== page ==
Researchers have discovered a new, highly sophisticated and multifunctional backdoor used by a Chinese threat actor to target government agencies and critical infrastructure organizations in countries.
The malware is known as Daxin and the earliest samples are from 2013, though researchers at Symantec said it has been used as recently as November. Daxin has a long list of capabilities, some of which are standard fare for modern backdoors, but it also has an unusual communication system that enables remote attackers to use multiple infected machines on a network as hops to disguise traffic. The malware appears to be specifically tailored for use against well-defended networks and shares some common features and functionality with another piece of malware, known as Zala or Exforel.
“Daxin appears to build on Zala’s networking techniques, reusing a significant amount of distinctive code and even sharing certain magic constants. This is in addition to a certain public library used to perform hooking that is also common between some variants of Daxin and Zala. The extensive sharing indicates that Daxin designers at least had access to Zala’s codebase. We believe that both malware families were used by the same actor, which became active no later than 2009,” the Symantec researchers said in a new analysis published Monday.
The Daxin backdoor has been used against several types of targets, including military organizations, government agencies, critical infrastructure operators, and others. Symantec’s Threat Hunter Team did not specifically attribute Daxin to a known group, but said that Daxin has been used alongside the Owprox malware, which is linked to the OwlProxy APT group. The researchers described Daxin as “without a doubt the most advanced piece of malware” used by a Chinese threat group.
“Considering its capabilities and the nature of its deployed attacks, Daxin appears to be optimized for use against hardened targets, allowing the attackers to burrow deep into a target’s network and exfiltrate data without raising suspicions,” the researchers said.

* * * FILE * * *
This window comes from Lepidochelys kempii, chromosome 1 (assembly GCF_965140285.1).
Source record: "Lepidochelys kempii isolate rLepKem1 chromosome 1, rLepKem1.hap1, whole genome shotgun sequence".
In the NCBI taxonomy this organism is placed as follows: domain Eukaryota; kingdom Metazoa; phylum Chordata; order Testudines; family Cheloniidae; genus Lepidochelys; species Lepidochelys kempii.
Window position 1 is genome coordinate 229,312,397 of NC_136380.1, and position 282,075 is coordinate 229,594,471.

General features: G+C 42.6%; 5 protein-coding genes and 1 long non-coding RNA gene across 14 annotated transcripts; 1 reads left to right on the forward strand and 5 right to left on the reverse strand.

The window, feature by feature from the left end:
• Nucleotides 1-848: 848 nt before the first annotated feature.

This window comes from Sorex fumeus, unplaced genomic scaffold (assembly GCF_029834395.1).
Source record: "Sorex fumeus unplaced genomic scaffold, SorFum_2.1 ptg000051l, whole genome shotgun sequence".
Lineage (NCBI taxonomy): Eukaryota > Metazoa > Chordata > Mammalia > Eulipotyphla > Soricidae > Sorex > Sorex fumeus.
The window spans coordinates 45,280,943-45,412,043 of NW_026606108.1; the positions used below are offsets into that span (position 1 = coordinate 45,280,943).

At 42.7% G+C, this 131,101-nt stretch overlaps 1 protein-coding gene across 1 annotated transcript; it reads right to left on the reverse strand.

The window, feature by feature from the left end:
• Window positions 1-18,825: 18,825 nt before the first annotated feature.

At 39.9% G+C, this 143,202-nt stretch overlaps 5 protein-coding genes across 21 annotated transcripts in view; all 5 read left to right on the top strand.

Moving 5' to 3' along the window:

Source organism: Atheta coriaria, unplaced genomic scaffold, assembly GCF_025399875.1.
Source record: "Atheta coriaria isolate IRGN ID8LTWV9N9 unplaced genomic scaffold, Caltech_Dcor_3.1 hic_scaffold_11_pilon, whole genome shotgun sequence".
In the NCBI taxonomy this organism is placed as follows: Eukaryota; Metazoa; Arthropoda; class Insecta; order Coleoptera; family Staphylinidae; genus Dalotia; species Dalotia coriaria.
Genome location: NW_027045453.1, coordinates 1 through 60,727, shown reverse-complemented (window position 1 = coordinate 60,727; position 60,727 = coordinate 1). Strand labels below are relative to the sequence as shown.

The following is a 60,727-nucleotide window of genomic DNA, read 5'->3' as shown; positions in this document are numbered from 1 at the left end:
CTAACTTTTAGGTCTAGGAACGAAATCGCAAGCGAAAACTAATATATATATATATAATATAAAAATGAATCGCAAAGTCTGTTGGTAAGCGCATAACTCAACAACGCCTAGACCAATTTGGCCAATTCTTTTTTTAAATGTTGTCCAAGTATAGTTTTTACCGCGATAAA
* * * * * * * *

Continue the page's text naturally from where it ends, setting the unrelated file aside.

Among the unusual aspects of Daxin is the fact that it takes the form of a Windows kernel driver and uses an odd communication protocol. The protocol looks to be designed with an eye toward preventing detection and ensuring persistent communication with infected machines.
“Perhaps the most interesting functionality is the ability to create a new communications channel across multiple infected computers, where the list of nodes is provided by the attacker in a single command. For each node, the message includes all the details required to establish communication, specifically the node IP address, its TCP port number, and the credentials to use during custom key exchange,” the researchers said.
“When Daxin receives this message, it picks the next node from the list. Then it uses its own TCP/IP stack to connect to the TCP server listed in the selected entry. Once connected, Daxin starts the initiator side protocol. If the peer computer is infected with Daxin, this results in opening a new encrypted communication channel. An updated copy of the original message is then sent over this new channel, where the position of the next node to use is incremented. The process then repeats for the remaining nodes on the list.”
Like many malware tools used by top tier actos, Daxin is not widely distributed, but rather is used in targeted attacks on carefully selected organizations. Symantec researchers are still in the process of analyzing Daxin and plan to release more details in the coming weeks.